Emilie Rusch

Mines researchers isolate first molecule of californium 2+

Led by Chemistry Professor Thomas Albrecht-Schönzart, the findings were recently published in the journal Nature Chemistry
Headshot of Thomas Albrecht-Schoenzart
Thomas Albrecht-Schönzart, University Distinguished Professor of Chemistry

A Colorado School of Mines professor was part of a team of researchers to isolate for the first time a molecule containing the element californium (2+).

A radioactive element not found in nature, californium is a strong neutron emitter that is used in portable metal detectors for silver and gold, as well for the identification of oil and water layers in oil wells and fatigue and stress in metals.

“Californium is the last element in the periodic table that can be made in macroscopic amounts – so long as you have a nuclear reactor on hand,” said Thomas Albrecht-Schönzart, University Distinguished Professor of Chemistry at Mines.The properties of heavy elements like californium deviate from predictions because the high charge of the nucleus (+98) makes the surrounding electrons zip around at significant fractions of the speed of light, and this literally changes everything from chemical reactivity to magnetic properties to the color of the compounds containing this element.” 

Albrecht-Schönzart, along with researchers from Florida State University and Germany’s Karlsruhe Institute of Technology, recently published their findings in the journal Nature Chemistry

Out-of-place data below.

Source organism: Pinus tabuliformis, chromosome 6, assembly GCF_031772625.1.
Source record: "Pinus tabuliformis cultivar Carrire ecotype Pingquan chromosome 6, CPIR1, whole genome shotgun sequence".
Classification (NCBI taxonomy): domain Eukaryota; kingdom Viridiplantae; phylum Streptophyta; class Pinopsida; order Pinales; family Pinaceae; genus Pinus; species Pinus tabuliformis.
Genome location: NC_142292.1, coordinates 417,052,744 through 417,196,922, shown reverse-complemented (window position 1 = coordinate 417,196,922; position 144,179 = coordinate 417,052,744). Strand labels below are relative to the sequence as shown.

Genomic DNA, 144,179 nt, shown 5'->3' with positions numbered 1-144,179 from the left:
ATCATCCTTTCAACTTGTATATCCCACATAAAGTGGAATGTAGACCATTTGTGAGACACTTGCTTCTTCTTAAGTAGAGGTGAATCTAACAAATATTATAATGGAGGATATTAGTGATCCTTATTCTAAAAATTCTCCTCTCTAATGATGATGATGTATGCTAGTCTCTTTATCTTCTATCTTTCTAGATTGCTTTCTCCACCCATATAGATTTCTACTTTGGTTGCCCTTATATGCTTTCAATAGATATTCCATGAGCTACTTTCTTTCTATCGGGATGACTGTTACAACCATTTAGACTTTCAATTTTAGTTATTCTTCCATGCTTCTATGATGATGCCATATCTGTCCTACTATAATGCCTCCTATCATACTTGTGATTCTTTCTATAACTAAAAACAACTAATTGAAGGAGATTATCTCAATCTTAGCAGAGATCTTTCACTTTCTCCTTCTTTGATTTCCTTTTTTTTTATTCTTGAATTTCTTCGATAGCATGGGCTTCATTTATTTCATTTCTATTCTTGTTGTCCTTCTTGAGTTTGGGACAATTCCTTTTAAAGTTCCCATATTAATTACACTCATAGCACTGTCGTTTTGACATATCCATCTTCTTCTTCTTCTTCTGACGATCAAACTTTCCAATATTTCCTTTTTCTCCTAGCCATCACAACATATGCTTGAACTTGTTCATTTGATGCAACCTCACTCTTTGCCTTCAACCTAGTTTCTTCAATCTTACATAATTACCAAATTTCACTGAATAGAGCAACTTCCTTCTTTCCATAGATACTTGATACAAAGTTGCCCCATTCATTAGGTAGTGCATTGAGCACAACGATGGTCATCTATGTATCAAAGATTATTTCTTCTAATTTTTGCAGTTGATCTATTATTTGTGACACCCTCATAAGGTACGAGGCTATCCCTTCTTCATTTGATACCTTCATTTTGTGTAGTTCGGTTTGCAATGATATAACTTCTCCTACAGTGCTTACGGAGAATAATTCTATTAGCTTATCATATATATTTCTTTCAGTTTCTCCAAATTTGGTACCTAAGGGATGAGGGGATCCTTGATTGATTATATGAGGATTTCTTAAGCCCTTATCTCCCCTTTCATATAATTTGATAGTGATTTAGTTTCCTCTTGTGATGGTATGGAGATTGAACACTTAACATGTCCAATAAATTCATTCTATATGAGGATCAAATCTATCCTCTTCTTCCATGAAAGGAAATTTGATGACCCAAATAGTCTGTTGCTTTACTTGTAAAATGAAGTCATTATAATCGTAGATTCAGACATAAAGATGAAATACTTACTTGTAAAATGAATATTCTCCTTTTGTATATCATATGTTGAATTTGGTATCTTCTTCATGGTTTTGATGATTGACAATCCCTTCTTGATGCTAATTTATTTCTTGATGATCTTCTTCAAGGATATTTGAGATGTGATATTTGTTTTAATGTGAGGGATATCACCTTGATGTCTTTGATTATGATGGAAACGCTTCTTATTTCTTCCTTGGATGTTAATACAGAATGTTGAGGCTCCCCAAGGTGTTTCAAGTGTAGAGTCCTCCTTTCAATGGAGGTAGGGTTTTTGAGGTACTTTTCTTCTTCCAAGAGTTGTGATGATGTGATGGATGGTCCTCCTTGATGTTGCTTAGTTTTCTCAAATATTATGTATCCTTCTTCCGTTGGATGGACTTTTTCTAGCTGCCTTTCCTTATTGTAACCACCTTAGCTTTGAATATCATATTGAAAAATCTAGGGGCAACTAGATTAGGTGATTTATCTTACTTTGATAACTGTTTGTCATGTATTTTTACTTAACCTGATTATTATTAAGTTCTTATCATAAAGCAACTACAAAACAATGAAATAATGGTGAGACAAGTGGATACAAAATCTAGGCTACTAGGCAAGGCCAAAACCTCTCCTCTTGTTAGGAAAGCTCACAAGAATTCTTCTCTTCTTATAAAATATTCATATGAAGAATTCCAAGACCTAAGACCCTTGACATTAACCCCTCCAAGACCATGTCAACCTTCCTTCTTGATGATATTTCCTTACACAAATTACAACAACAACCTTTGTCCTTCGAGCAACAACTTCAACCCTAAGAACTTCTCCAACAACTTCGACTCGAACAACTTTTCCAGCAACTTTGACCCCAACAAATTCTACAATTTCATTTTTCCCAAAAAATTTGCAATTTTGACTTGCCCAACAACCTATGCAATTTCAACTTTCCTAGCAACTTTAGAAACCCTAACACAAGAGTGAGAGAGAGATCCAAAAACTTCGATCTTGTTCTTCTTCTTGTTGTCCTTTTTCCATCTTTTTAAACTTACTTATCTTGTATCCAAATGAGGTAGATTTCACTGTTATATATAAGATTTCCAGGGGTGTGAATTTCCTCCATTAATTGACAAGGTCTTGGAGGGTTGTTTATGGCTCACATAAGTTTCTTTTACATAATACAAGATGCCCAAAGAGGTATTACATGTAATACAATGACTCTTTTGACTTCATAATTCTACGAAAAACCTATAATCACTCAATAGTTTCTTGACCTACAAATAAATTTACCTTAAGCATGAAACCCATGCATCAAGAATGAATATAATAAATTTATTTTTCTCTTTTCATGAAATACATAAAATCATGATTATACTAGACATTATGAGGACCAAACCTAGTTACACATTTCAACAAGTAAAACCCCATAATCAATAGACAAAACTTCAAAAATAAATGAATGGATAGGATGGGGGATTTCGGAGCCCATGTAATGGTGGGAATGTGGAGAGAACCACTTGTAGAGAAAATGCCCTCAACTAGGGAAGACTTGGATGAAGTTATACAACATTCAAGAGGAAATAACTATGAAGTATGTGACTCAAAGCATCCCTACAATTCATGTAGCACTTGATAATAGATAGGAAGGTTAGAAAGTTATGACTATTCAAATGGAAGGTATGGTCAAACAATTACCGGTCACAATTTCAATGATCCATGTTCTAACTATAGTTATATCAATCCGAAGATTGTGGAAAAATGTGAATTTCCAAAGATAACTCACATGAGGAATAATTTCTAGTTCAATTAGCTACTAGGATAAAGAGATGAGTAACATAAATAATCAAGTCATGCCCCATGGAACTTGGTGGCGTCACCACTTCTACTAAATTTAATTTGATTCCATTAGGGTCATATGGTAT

From a chemical perspective, reducing the element from the normal 3+ charge to the 2+ charge should be easy to accomplish. But the unique properties of this highly radioactive element made the effort more challenging than researchers expected. 

“It proved to be a seven-year journey to isolate the first molecule containing californium(2+), but we were rewarded with chemical and physical properties that had not been anticipated,” Albrecht-Schönzart said. “ Now that we know how to prepare this compound, many more will follow so that we can understand general trends with Cf(2+) and how relativistic effects control its properties.”

Fellow Mines authors on the paper were Joseph Sperling, research assistant professor of chemistry; Cristian Celis-Barros, research assistant professor of chemistry; graduate student Hannah B. Wineinger; and postdoctoral fellow Benjamin Scheibe. 

To read the full paper, “Isolation of a californium(II) crown–ether complex,” go to

Emilie Rusch

Emilie Rusch

Director of Communications
About Mines
Colorado School of Mines is a public R1 research university focused on applied science and engineering, producing the talent, knowledge and innovations to serve industry and benefit society – all to create a more prosperous future.